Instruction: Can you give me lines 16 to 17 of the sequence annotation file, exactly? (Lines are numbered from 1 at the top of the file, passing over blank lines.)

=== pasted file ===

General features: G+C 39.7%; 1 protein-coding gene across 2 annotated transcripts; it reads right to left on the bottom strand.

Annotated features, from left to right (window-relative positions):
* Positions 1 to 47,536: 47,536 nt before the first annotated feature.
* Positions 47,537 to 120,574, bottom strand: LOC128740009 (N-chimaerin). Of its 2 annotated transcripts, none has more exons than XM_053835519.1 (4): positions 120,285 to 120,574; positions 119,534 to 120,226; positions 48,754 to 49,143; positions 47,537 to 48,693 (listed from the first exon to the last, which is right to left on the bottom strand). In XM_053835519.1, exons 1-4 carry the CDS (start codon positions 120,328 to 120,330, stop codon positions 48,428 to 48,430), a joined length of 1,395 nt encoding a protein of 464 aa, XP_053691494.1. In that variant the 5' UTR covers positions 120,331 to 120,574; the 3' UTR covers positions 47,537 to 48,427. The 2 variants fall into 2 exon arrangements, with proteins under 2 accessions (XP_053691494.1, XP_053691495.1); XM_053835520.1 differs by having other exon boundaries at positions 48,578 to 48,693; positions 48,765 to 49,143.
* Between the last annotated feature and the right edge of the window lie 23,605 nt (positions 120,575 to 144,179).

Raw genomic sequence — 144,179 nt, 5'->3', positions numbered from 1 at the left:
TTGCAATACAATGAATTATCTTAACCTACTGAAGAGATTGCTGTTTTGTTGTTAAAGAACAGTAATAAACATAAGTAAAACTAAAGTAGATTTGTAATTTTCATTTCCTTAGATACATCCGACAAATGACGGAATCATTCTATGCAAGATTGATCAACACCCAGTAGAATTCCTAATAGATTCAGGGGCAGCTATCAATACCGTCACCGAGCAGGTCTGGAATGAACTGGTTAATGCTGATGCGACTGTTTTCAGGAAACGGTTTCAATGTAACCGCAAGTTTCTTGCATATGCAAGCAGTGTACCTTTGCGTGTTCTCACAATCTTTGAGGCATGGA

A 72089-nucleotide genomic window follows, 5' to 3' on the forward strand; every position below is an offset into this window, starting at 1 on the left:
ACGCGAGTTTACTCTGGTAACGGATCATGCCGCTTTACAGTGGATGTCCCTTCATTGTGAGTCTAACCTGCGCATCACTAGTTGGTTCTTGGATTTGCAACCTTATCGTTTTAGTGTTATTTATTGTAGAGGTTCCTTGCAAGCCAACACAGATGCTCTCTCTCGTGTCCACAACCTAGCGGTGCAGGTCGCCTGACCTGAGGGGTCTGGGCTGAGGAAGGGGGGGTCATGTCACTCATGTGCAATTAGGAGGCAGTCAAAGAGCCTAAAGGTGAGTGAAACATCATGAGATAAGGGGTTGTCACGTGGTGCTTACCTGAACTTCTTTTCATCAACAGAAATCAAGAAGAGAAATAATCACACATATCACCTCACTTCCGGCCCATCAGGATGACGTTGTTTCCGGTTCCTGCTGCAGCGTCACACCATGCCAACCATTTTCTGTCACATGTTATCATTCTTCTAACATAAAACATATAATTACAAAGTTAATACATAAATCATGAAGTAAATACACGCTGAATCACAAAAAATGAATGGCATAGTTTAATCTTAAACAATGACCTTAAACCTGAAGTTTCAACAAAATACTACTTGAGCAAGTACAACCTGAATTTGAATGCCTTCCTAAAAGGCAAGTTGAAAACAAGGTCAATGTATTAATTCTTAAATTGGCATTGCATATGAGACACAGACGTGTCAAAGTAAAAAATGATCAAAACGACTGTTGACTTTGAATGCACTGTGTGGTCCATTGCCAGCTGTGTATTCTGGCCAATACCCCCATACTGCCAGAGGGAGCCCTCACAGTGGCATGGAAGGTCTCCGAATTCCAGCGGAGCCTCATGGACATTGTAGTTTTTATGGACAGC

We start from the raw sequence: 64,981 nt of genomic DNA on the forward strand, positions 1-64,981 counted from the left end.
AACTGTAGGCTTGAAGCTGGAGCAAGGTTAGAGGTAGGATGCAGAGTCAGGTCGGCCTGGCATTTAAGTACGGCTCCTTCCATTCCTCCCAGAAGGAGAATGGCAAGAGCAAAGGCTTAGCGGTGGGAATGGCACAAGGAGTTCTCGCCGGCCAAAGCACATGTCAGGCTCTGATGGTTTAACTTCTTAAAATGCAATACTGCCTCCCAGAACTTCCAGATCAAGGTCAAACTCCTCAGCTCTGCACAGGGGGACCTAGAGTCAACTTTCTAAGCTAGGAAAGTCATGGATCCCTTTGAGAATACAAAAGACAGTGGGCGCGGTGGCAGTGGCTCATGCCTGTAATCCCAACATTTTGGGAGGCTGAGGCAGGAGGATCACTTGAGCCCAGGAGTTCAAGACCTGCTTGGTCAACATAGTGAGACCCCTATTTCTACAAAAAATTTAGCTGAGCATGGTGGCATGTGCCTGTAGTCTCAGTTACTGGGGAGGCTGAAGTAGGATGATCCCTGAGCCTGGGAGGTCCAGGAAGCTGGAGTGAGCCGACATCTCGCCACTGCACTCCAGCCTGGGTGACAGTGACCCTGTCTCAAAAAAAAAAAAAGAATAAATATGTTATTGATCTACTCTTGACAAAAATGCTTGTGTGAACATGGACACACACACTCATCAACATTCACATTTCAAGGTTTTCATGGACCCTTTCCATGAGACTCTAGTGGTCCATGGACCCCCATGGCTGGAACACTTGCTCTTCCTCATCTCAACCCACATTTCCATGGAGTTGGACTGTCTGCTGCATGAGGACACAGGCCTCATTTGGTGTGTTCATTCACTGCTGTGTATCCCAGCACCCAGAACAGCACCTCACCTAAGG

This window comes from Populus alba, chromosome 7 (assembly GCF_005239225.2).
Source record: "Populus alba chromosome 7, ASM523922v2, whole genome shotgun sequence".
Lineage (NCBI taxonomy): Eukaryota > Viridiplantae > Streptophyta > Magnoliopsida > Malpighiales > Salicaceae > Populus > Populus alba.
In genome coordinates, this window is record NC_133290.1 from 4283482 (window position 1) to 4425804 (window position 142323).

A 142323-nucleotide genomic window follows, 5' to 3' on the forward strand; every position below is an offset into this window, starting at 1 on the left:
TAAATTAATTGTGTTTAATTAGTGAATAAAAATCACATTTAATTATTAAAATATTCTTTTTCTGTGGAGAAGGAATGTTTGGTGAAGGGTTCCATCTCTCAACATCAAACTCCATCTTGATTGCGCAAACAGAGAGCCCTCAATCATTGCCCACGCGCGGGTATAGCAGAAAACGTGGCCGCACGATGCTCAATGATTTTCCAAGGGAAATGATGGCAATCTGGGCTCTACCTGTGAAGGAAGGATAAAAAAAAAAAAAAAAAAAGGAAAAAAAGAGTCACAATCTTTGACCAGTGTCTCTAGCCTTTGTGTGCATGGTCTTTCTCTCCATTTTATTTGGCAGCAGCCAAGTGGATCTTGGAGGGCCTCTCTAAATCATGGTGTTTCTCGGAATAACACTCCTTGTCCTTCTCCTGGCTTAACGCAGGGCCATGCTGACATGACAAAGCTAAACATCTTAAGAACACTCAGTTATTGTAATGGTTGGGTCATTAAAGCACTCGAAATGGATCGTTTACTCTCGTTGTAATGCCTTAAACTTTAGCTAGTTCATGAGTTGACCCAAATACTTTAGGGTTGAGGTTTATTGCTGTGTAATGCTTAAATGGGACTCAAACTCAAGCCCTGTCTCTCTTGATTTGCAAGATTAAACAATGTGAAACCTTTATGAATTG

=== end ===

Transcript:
A 142323-nucleotide genomic window follows, 5' to 3' on the forward strand; every position below is an offset into this window, starting at 1 on the left:
TAAATTAATTGTGTTTAATTAGTGAATAAAAATCACATTTAATTATTAAAATATTCTTTTTCTGTGGAGAAGGAATGTTTGGTGAAGGGTTCCATCTCTCAACATCAAACTCCATCTTGATTGCGCAAACAGAGAGCCCTCAATCATTGCCCACGCGCGGGTATAGCAGAAAACGTGGCCGCACGATGCTCAATGATTTTCCAAGGGAAATGATGGCAATCTGGGCTCTACCTGTGAAGGAAGGATAAAAAAAAAAAAAAAAAAAGGAAAAAAAGAGTCACAATCTTTGACCAGTGTCTCTAGCCTTTGTGTGCATGGTCTTTCTCTCCATTTTATTTGGCAGCAGCCAAGTGGATCTTGGAGGGCCTCTCTAAATCATGGTGTTTCTCGGAATAACACTCCTTGTCCTTCTCCTGGCTTAACGCAGGGCCATGCTGACATGACAAAGCTAAACATCTTAAGAACACTCAGTTATTGTAATGGTTGGGTCATTAAAGCACTCGAAATGGATCGTTTACTCTCGTTGTAATGCCTTAAACTTTAGCTAGTTCATGAGTTGACCCAAATACTTTAGGGTTGAGGTTTATTGCTGTGTAATGCTTAAATGGGACTCAAACTCAAGCCCTGTCTCTCTTGATTTGCAAGATTAAACAATGTGAAACCTTTATGAATTG